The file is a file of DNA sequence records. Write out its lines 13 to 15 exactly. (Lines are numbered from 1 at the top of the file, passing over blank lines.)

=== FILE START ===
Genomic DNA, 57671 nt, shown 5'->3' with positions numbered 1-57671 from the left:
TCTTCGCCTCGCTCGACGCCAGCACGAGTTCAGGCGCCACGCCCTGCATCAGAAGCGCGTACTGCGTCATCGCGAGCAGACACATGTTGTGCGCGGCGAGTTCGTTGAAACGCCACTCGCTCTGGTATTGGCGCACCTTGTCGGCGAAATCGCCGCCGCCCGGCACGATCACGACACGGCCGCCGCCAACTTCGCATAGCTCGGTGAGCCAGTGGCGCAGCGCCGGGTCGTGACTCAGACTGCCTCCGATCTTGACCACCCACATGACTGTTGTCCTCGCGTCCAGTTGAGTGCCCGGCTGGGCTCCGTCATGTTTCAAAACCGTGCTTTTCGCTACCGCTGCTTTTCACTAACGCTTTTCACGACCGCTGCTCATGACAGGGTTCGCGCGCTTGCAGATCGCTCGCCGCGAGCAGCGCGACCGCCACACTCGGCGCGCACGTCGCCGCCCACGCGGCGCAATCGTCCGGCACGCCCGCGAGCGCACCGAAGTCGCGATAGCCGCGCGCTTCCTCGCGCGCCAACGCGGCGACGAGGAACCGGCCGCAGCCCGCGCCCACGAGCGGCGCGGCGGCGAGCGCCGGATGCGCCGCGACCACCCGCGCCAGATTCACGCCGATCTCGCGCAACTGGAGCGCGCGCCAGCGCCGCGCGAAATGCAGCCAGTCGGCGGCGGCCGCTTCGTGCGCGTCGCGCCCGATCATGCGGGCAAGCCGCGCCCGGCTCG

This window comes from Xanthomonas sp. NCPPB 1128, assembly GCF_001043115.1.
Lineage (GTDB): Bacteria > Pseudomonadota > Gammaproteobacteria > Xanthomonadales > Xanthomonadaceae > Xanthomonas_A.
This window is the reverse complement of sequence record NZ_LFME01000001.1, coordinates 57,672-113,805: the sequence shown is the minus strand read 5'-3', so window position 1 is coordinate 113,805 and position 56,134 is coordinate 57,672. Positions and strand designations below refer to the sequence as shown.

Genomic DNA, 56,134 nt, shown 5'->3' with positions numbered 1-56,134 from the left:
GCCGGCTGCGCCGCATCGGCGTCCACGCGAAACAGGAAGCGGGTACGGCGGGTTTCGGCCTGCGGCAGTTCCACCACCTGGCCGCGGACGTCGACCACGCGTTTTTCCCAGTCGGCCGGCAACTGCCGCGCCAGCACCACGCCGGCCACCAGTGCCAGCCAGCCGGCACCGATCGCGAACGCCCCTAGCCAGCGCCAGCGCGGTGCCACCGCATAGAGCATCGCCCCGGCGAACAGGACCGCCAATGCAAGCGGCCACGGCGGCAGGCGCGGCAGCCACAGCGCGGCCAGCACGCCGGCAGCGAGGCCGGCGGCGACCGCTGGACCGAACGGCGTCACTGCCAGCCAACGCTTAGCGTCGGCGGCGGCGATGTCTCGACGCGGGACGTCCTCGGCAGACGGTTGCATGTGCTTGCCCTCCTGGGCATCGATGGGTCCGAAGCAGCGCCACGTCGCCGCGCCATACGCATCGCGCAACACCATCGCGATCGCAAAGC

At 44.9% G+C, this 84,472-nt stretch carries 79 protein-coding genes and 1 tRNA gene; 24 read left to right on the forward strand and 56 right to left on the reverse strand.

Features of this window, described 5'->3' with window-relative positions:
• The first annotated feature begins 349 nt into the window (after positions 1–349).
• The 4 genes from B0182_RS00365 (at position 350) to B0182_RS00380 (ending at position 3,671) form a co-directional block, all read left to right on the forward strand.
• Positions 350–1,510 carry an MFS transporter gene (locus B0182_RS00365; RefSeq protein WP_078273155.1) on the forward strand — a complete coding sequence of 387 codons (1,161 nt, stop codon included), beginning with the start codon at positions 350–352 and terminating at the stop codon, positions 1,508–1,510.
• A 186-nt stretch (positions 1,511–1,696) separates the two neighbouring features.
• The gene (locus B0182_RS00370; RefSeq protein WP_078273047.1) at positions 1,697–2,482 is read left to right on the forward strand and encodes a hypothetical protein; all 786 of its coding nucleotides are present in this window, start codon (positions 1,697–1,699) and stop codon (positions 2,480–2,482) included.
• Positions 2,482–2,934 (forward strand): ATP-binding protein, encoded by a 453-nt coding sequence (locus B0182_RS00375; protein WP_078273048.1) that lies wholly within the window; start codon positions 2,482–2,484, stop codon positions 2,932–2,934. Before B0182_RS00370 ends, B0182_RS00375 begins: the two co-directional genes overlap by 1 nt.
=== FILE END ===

• A 186-nt stretch (positions 1,511–1,696) separates the two neighbouring features.
• The gene (locus B0182_RS00370; RefSeq protein WP_078273047.1) at positions 1,697–2,482 is read left to right on the forward strand and encodes a hypothetical protein; all 786 of its coding nucleotides are present in this window, start codon (positions 1,697–1,699) and stop codon (positions 2,480–2,482) included.
• Positions 2,482–2,934 (forward strand): ATP-binding protein, encoded by a 453-nt coding sequence (locus B0182_RS00375; protein WP_078273048.1) that lies wholly within the window; start codon positions 2,482–2,484, stop codon positions 2,932–2,934. Before B0182_RS00370 ends, B0182_RS00375 begins: the two co-directional genes overlap by 1 nt.